The choice of Hana cart was based on one of my dear friend recommendation. I did read the online reviews which are very positive about the brand. Initially I was leaning towards Hana SL but after speaking to my consultant at Music Direct, he highly recommended the ML (Low Output) over SL. The Hana ML uses higher-specifications parts, extra-pure copper wiring and a nude microline stylus. The brass plate along with Delrin body provides better dampening over SL.
I mostly listen to jazz genre so I prefer a relax and slightly warm sound. With Hana ML music simply flows, the soundstage is so relaxed and expansive that all of the detail in my favorite recordings are easily heard and silky smooth. With this cart, you can easily discern the differences between vinyl at 33 and 45rpm speed. Absolutely no regrets with ML.

If I may, I would like to recommend couple of accessories if you plan to continue exploring vinyl playback.

1) Clean your records with cleaning solution (even the new one’s) and they will sound so much better with minimal ticks and pops. I bought new records and they were noisy even after cleaning with Carbon Fiber Anti-Static Record Brush. I bought this kit from Amazon, everything you need it’s included,


2) Pick up Mo-Fi Record Inner Sleeves. These sleeves make it so easy to slide your record in and out and keep them static-free. Those cheap paper sleeves are royal pain in the rear 😆


Enjoy the journey!

“ the Hana prefers to be run ass down “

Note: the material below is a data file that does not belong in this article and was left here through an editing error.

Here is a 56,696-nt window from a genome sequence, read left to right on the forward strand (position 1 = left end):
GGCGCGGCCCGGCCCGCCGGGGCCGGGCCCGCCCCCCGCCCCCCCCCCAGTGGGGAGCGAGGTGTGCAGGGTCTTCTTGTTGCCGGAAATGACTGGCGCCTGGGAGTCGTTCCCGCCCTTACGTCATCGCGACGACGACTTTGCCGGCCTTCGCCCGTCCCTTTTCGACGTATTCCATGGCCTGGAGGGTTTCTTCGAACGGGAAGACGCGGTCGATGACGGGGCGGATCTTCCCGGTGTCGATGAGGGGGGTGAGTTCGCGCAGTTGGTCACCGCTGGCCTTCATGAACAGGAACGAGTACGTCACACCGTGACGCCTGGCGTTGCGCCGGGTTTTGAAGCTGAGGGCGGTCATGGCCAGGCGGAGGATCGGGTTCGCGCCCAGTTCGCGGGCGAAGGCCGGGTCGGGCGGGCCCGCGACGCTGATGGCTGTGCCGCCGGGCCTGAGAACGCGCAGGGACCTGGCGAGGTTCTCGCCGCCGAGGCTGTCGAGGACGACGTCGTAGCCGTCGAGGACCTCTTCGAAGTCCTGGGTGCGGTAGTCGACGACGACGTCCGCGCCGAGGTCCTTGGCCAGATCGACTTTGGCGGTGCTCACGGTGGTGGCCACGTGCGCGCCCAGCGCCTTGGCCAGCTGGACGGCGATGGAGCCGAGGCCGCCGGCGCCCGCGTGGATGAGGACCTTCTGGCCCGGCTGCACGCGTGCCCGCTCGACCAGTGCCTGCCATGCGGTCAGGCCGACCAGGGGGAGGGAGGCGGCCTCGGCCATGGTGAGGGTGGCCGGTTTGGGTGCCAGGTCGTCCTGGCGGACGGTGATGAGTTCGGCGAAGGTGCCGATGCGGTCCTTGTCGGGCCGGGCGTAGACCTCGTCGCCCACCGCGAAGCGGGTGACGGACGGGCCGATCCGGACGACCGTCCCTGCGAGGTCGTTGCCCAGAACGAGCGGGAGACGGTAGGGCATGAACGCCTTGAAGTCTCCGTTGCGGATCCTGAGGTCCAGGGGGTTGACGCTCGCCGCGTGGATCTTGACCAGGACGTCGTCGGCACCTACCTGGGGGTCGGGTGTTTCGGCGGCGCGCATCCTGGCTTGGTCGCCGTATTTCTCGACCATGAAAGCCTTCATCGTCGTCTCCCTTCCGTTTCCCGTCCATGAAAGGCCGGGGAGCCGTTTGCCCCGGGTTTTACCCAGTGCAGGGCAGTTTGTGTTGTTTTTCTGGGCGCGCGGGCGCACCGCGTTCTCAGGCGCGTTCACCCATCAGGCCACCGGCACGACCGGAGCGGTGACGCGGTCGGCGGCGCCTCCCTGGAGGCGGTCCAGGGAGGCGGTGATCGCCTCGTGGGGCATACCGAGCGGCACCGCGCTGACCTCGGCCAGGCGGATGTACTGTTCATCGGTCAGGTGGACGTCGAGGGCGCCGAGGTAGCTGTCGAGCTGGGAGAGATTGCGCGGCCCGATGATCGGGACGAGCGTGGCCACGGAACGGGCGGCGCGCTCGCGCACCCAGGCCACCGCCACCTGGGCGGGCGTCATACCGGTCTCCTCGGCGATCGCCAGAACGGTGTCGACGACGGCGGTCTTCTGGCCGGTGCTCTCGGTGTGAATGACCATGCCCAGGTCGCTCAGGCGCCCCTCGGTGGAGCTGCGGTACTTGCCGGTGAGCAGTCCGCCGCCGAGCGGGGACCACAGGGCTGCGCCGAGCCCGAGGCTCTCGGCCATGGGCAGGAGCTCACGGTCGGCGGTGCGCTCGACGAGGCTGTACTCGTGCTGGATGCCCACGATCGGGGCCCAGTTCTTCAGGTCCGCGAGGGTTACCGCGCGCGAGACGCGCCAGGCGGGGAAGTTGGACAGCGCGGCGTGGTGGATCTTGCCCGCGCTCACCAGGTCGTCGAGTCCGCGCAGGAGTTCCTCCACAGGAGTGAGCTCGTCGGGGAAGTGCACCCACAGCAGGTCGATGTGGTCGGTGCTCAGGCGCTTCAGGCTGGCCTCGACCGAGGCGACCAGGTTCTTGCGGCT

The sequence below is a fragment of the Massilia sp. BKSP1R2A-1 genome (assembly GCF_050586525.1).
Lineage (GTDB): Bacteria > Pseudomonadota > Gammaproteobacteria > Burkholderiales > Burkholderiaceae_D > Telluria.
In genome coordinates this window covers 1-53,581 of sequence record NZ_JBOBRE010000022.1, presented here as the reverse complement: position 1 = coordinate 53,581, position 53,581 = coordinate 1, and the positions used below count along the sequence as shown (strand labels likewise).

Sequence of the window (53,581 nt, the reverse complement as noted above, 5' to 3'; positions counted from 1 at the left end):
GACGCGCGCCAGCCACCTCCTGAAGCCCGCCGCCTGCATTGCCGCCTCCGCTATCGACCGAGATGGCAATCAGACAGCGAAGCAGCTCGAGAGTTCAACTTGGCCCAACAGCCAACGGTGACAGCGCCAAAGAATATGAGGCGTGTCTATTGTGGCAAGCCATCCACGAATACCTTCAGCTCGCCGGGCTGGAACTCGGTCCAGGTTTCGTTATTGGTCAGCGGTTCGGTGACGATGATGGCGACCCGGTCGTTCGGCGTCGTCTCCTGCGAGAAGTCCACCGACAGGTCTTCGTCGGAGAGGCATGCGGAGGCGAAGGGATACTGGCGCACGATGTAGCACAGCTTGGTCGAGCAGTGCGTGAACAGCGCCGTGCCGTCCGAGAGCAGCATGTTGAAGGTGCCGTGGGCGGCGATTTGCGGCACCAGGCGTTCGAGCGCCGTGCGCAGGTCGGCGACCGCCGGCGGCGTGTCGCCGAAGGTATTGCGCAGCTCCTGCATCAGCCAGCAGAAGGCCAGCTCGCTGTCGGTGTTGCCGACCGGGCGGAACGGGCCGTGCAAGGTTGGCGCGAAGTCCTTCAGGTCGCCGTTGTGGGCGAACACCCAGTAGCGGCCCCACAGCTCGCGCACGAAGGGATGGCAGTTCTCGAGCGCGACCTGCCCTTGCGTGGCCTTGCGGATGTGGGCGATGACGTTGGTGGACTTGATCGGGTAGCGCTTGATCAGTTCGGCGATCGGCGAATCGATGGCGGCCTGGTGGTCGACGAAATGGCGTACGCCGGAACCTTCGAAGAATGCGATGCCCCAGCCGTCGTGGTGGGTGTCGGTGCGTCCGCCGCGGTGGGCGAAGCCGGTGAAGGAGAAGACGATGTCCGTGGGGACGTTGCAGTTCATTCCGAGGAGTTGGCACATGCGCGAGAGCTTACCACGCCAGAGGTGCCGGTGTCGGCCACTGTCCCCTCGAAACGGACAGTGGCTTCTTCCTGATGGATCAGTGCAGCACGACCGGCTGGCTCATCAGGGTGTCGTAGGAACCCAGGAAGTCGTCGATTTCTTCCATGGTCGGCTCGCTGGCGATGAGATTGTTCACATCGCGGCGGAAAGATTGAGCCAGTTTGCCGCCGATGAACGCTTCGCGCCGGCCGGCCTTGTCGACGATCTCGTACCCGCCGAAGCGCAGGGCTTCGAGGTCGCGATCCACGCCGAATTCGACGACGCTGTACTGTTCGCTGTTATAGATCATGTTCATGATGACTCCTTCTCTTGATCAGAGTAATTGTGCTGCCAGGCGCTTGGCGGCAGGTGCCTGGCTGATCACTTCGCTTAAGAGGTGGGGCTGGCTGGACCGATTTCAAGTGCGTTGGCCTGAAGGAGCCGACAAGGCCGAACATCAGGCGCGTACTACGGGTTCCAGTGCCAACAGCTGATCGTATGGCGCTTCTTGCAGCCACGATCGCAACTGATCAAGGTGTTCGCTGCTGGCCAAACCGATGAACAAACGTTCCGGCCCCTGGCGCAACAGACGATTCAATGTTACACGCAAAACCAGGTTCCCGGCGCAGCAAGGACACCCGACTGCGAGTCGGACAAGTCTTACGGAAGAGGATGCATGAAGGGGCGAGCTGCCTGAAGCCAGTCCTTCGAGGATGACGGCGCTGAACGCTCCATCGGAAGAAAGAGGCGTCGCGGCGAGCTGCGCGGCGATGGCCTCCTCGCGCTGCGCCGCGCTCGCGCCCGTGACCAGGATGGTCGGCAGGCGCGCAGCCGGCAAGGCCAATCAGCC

can you explain this a bit more ?
if sibilance( slight) and looking for more bass,  how does this relate 

still trying stuff and they do make differences 

no mention of cabling ?  I’m using low capacitance project cable to phono pre and cheap radio shack rca’s 

most of my cabling is Kimber kable hero & monocle 

Lp analog appears to be tweekers delight!




All of my cabling is by Audio Envy. I am using their Prestige RCA interconnects between my TT, phono and Integrated. The cable has incredible low mass, capacitance of 4.2pF per foot. And a generic zip cord for grounding. I did order my phono cable from AE and expecting it early next week.


Kimber Kables are pretty good too :-)
Jeff, MC cartridges do not care about capacitance. That is a MM problem. But, it is always a good idea to use high quality cable with good connections. For turntables it is always best to keep the cable as short as possible. Kimber Kable makes excellent products. I use their speaker wire exclusively (but , what a royal PITA to terminate). 
I would set your tonearm so that the head shell mounting surface is perfectly parallel to the record surface. I use 180 gm records for this. With a well manufactured cartridge at the recommended VTF this should put the stylus rack angle at 92 degrees. As with tonearm resonance if you really want to know for sure what is going on you need the right tool to measure it. In this case a relatively inexpensive USB microscope and a plexiglass protractor will do the trick. 
Properly suspended and isolated turntables outperform fixed turntables in every way including bass. You can make any fixed turntable better just by placing it on a good isolation base. Good ones are very expensive so IMHO it is always best to start off with a good suspended table.  
Don't forget those screws!
I added a 2nd LP as .120 pad and raised( lowered) VTA by 4 degrees. ( audio advisors set to 92 degrees)
The bass was definitely, better 

Sibilance was worse , As I think I need to increase tracking force ! As next 

Anyway, I played my LP vs Roon and , yep , LP is light bass 

4 degrees is a hell of change for VTA 
I guess perfect alignment is not so critical, after all the conversations I’ve read 

I should have figured since all the alignment stuff is visual and subjective , with no Dial indicators and such 
I’ll keep playing , great suggestions